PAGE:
There are those among us who seem to want Nicholas Cage only at his most batshit insane, and it seems writer/director Panos Cosmatos — and, presumably, Cage himself — fall firmly into that category. I can think of no other reason why a film like Mandy could possibly have come to exist, a prefab cult movie that sets an improbably high bar for all subsequent Nick Cage nuttery and, in a just world, would only screen at midnight. Those of us who were hoping to see Cage revisit Wicker Man levels of crazy can rest easy, because Mandy delivers the goods and then some. If scenery chewing had its own Oscar category, Cage would be on this year’s short list.
For those unfamiliar, Cosmatos is the Italian-born, Canadian-raised son of the late George P. Cosmatos — director of films such as Cobra, Rambo: First Blood Part II and, somewhat more notably, Tombstone. In point of fact, it was the residuals from Tombstone that largely financed Beyond the Black Rainbow, the younger Cosmatos’s debut feature and a similarly psychedelic ’80s throwback horror picture. If Mandy is the logical (and I use that term loosely) outgrowth of Black Rainbow and suggests the trajectory of Cosmatos’s development in a broad sense, I stagger to think of what’s to come.
You may think you know what you’re in for with Mandy, but I can assure you that you don’t. The plot’s structure is bifurcated, with the first half dedicated to establishing Cage’s bucolic blue-collar life with his Shelley-Duvall-esque goth wife, only to see it subverted by unexpected and arbitrary ultraviolence. This leaves the entire second hour of running time available for some of the most cruel and creatively chaotic screen direction I’ve ever seen, with Cage slaughtering a cavalcade of quasi-Christian cultists in a quest to avenge his wife’s brutal murder. Yes, there’s a scene in which our star guzzles vodka and shouts unintelligibly in his underwear, but that’s just the cherry on top, so to speak. This is a film in which I can state, unequivocally, that Nicholas Cage literally hand-forging a giant axe with which to gruesomely dispatch his enemies is probably the 12th-craziest thing to happen. What more do you need to know?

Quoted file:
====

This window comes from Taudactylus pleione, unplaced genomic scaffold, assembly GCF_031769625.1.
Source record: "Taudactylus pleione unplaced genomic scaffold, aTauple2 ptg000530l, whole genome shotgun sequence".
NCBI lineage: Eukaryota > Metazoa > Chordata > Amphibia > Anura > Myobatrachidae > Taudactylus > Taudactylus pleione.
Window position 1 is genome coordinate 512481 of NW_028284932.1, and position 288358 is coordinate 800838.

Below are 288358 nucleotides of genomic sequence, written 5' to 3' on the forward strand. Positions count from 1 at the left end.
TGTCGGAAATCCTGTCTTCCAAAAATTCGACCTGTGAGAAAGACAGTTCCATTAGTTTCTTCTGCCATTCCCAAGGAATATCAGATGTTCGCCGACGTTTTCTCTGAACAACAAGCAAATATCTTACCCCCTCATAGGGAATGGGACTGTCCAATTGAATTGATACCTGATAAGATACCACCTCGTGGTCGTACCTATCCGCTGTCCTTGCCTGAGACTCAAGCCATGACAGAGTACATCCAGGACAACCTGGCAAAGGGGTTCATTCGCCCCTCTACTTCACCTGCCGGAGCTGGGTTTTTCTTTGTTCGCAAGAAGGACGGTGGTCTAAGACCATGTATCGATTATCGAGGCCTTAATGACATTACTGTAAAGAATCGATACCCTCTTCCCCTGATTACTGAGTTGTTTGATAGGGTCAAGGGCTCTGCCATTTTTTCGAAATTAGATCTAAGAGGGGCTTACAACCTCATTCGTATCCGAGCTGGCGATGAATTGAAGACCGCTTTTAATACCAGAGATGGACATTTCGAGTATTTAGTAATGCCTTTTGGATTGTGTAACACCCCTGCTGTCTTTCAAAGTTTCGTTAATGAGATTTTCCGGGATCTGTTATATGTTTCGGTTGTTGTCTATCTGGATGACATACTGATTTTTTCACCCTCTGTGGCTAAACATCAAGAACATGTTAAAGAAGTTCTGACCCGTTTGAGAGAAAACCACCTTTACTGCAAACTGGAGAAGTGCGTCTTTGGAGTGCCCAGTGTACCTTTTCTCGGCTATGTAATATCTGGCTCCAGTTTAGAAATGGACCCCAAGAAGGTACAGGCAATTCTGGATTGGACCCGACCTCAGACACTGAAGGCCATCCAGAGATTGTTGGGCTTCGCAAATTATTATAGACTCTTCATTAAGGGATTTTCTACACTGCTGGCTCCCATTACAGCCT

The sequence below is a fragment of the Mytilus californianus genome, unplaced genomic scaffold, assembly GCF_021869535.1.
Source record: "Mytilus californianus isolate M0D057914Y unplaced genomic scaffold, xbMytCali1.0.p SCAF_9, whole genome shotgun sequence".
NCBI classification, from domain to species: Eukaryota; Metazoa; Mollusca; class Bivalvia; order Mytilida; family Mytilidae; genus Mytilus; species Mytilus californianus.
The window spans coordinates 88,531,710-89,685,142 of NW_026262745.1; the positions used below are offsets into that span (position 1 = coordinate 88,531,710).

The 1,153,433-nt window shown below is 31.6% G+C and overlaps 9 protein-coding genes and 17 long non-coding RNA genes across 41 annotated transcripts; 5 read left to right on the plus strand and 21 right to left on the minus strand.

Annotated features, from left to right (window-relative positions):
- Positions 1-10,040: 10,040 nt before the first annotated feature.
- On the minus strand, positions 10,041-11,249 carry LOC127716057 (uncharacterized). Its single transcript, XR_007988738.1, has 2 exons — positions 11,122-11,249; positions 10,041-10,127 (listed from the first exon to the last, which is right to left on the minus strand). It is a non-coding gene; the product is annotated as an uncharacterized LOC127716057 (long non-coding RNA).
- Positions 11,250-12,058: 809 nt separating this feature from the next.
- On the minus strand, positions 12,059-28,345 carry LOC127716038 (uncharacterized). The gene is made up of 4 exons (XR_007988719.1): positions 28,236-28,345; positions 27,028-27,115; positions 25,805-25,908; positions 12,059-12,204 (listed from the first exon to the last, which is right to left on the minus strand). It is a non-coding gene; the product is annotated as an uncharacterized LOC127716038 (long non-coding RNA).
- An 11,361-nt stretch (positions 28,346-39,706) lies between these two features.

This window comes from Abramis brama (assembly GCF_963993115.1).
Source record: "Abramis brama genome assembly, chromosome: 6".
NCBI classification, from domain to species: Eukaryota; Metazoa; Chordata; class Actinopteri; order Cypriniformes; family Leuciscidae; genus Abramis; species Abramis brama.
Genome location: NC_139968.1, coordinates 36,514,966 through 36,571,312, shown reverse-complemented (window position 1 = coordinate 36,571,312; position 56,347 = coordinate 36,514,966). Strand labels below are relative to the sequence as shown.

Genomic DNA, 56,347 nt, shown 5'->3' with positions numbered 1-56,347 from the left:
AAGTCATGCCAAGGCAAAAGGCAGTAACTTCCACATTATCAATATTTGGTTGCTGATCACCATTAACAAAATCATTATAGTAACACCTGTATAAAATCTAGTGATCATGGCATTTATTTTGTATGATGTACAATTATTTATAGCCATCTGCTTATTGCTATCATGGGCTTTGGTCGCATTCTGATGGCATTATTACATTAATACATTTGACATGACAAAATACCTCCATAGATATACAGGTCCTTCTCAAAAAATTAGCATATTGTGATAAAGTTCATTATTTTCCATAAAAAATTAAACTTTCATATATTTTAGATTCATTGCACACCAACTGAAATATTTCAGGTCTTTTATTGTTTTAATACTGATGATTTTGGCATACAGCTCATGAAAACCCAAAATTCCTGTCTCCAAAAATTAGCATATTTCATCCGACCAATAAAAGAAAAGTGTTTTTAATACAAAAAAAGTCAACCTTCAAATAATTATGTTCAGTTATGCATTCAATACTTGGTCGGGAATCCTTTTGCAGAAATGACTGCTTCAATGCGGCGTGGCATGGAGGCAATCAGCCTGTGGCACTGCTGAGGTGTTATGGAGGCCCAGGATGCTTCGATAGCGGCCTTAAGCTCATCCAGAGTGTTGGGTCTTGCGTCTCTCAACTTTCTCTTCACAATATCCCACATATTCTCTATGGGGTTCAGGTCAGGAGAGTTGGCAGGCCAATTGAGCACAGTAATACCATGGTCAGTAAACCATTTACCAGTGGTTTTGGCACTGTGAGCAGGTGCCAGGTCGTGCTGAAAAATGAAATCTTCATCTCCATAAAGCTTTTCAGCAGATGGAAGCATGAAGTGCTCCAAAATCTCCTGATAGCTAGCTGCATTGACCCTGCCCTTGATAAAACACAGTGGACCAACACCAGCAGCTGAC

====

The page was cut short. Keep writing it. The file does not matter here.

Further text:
Cosmatos’s sophomore effort plays like Nicholas Winding Refn by way of Darren Aronofsky with a uniquely grindhouse aesthetic, and if the director has thus far eschewed the high-concept pretensions of both Aronofsky and Refn’s recent work, one is left with the sense that he’ll get there once his budgets match his ambitions. There’s also a touch of the surrealist sensibilities of a David Lynch or even possibly Jodorowsky on display here — but comparisons aside, Mandyremains very much its own thing. If his first two films can be taken as any indication, Cosmatos could easily wind up on a short list of bankable genre-turned-prestige directors in the vein of Guillermo Del Toro or Peter Jackson.
If you want Nick Cage in full-blown psycho mode, you’ve got it. If you want demon bikers in bondage gear, you’ve got that too. If you want period-appropriate animated interstitials that look like they were pulled straight out of 1981’s Heavy Metal, look no further. If you want an old-fashioned revenge thriller with supernatural overtones and a deeply affecting emotional spine, I don’t know where else you could possibly find such a thing these days. And yet, Mandy is greater than the sum of its incongruous parts, a film that demands to be experienced as much as seen. It’s a film that not only establishes Nicholas Cage as the King of the B’s — and THE BEES!!! —it also proves that Panos Cosmatos is a cinematic force to be reckoned with.